With the FPHL free on YouTube, the SPHL’s streaming option looks worse by the day

We’ve said it before, and we’ll say it again: it’s not often that the Federal Prospects Hockey League makes a decision that makes the SPHL look bad, and for the most part, when those decisions do happen, they aren’t massive game-changers.

Sure the Fed getting Columbus over the SPHL is bad for the SP, but it’s not the end of the world for the league, and it’s not like the SPHL was in desperate need of the market. And yeah the Fed had a 5-game championship series for a while, but that’s gone, and even that just mean one or two more games of hockey for the season. Again, a nice thing to have but not an absolute necessity.

Which brings us to the decision of the FPHL to put almost all its games for free on YouTube this season (almost because Port Huron puts theirs on Facebook, where it’s still free). When we broke the news about this switch, we laid out all the possibilities for what it could do to the league, and two weeks in, I think that post barely scratched the surface, and the streams on YouTube are a massive hit among fans at home and doing much better that even we could have predicted.

There have been hiccups, and not every stream has been great (most notably Battle Creek continues to have issues, and that is reportedly an arena issue), but teams are learning, and listening, on the fly to make things better each night.

Columbus had a quality stream for its first game, just a single camera, but it was clear, had good audio, and on-screen score graphics. For a free stream it was great. The next night they busted out a 3-camera setup with professional graphics and a broadcast that would have looked great on a local cable sports network. Danville had its issues Friday with a camera that was too low, not clear enough, zoomed way too far out, and awful audio. Rather than bash the fans (including us) who complained, they fixed all of that the next night and put together a quality stream that was clear and easy to watch and listen to. Then Watertown has had great streams that have everything you would want in one you have to pay for, but again, it’s free and right there on YouTube where you can watch literally anywhere you have internet access.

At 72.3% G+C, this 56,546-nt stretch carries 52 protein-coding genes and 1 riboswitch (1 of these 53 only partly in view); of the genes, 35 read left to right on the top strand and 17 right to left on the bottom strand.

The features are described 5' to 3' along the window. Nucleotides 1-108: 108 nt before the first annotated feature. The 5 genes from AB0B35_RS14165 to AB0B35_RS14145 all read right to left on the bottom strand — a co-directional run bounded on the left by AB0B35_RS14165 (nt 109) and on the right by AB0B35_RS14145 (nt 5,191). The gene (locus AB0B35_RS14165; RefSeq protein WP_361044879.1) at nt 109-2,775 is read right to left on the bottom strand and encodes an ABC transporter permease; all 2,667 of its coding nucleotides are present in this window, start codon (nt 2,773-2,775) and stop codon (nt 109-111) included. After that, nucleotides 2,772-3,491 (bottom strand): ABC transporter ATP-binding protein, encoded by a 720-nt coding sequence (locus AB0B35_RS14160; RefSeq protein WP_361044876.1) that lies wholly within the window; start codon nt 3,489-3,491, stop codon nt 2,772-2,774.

I bring all this up because the SPHL bills itself as the bigger and better league of the unaffiliated Single A hockey leagues in the United States. And they’re not wrong, one look at the attendance for either league, as well as how the players are compensated, and just the simple eye test on the ice to see the quality of play proves that.

But their streaming service pricing and quality is a disaster, and they clearly need to do something about it both for fans, and their respective teams who are trying to put these streams out there.

When a league that you didn’t/don’t view as a rival busts out all of the things we listed in the paragraphs above, and it’s 100% free, it makes you look bad when you have all of the same issues, don’t fix them, and then have the gall to charge $200 for it.